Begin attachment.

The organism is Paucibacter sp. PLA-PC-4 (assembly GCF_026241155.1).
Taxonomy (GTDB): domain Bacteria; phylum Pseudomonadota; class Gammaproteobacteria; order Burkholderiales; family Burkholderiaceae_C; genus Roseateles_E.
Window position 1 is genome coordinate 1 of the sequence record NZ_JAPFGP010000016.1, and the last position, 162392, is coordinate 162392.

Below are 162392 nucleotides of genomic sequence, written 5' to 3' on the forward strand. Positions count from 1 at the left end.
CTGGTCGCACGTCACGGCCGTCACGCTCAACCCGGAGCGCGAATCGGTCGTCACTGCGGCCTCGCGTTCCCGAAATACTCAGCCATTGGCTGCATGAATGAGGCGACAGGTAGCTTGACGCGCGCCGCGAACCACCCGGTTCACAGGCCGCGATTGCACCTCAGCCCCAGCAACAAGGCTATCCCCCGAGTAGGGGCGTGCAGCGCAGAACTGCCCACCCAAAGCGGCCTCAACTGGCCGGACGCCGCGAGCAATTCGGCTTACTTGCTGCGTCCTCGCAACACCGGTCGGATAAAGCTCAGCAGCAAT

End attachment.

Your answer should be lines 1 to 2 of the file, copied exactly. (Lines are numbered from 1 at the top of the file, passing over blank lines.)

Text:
The organism is Paucibacter sp. PLA-PC-4 (assembly GCF_026241155.1).
Taxonomy (GTDB): domain Bacteria; phylum Pseudomonadota; class Gammaproteobacteria; order Burkholderiales; family Burkholderiaceae_C; genus Roseateles_E.